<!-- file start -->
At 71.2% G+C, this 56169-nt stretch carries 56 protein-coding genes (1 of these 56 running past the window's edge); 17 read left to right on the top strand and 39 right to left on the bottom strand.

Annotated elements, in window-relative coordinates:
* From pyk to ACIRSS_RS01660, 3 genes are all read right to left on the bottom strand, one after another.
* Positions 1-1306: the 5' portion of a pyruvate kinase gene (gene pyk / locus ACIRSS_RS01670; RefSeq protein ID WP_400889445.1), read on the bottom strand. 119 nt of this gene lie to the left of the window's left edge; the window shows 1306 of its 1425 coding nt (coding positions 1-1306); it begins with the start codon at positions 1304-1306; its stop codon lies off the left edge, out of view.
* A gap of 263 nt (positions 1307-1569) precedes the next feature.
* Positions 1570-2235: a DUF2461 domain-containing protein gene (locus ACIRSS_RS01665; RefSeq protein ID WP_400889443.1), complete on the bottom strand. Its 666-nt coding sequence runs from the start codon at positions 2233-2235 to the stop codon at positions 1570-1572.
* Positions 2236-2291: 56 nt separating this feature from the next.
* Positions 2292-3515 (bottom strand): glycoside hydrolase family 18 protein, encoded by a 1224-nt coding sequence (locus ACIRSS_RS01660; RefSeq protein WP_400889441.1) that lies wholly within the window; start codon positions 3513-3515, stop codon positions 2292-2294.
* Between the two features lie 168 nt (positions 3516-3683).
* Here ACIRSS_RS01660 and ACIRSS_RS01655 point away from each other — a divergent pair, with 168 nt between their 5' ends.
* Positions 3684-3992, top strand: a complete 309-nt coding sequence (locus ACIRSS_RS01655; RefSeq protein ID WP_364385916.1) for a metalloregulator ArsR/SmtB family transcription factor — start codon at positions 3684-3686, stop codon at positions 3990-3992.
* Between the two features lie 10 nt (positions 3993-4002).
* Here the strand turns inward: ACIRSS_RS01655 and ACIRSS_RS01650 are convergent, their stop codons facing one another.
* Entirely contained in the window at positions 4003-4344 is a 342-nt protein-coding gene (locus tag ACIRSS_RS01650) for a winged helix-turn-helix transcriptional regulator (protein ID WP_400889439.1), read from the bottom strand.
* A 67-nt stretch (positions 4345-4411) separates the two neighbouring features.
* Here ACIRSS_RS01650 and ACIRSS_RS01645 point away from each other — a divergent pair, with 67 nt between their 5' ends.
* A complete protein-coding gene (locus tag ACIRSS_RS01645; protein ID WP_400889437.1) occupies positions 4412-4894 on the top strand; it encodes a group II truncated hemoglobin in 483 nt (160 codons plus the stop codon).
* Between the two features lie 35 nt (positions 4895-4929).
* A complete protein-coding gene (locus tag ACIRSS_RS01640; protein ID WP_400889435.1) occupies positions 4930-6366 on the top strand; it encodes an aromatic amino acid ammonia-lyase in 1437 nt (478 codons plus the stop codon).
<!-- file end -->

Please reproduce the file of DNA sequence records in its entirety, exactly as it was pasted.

At 71.2% G+C, this 56169-nt stretch carries 56 protein-coding genes (1 of these 56 running past the window's edge); 17 read left to right on the top strand and 39 right to left on the bottom strand.

Annotated elements, in window-relative coordinates:
* From pyk to ACIRSS_RS01660, 3 genes are all read right to left on the bottom strand, one after another.
* Positions 1-1306: the 5' portion of a pyruvate kinase gene (gene pyk / locus ACIRSS_RS01670; RefSeq protein ID WP_400889445.1), read on the bottom strand. 119 nt of this gene lie to the left of the window's left edge; the window shows 1306 of its 1425 coding nt (coding positions 1-1306); it begins with the start codon at positions 1304-1306; its stop codon lies off the left edge, out of view.
* A gap of 263 nt (positions 1307-1569) precedes the next feature.
* Positions 1570-2235: a DUF2461 domain-containing protein gene (locus ACIRSS_RS01665; RefSeq protein ID WP_400889443.1), complete on the bottom strand. Its 666-nt coding sequence runs from the start codon at positions 2233-2235 to the stop codon at positions 1570-1572.
* Positions 2236-2291: 56 nt separating this feature from the next.
* Positions 2292-3515 (bottom strand): glycoside hydrolase family 18 protein, encoded by a 1224-nt coding sequence (locus ACIRSS_RS01660; RefSeq protein WP_400889441.1) that lies wholly within the window; start codon positions 3513-3515, stop codon positions 2292-2294.
* Between the two features lie 168 nt (positions 3516-3683).
* Here ACIRSS_RS01660 and ACIRSS_RS01655 point away from each other — a divergent pair, with 168 nt between their 5' ends.
* Positions 3684-3992, top strand: a complete 309-nt coding sequence (locus ACIRSS_RS01655; RefSeq protein ID WP_364385916.1) for a metalloregulator ArsR/SmtB family transcription factor — start codon at positions 3684-3686, stop codon at positions 3990-3992.
* Between the two features lie 10 nt (positions 3993-4002).
* Here the strand turns inward: ACIRSS_RS01655 and ACIRSS_RS01650 are convergent, their stop codons facing one another.
* Entirely contained in the window at positions 4003-4344 is a 342-nt protein-coding gene (locus tag ACIRSS_RS01650) for a winged helix-turn-helix transcriptional regulator (protein ID WP_400889439.1), read from the bottom strand.
* A 67-nt stretch (positions 4345-4411) separates the two neighbouring features.
* Here ACIRSS_RS01650 and ACIRSS_RS01645 point away from each other — a divergent pair, with 67 nt between their 5' ends.
* A complete protein-coding gene (locus tag ACIRSS_RS01645; protein ID WP_400889437.1) occupies positions 4412-4894 on the top strand; it encodes a group II truncated hemoglobin in 483 nt (160 codons plus the stop codon).
* Between the two features lie 35 nt (positions 4895-4929).
* A complete protein-coding gene (locus tag ACIRSS_RS01640; protein ID WP_400889435.1) occupies positions 4930-6366 on the top strand; it encodes an aromatic amino acid ammonia-lyase in 1437 nt (478 codons plus the stop codon).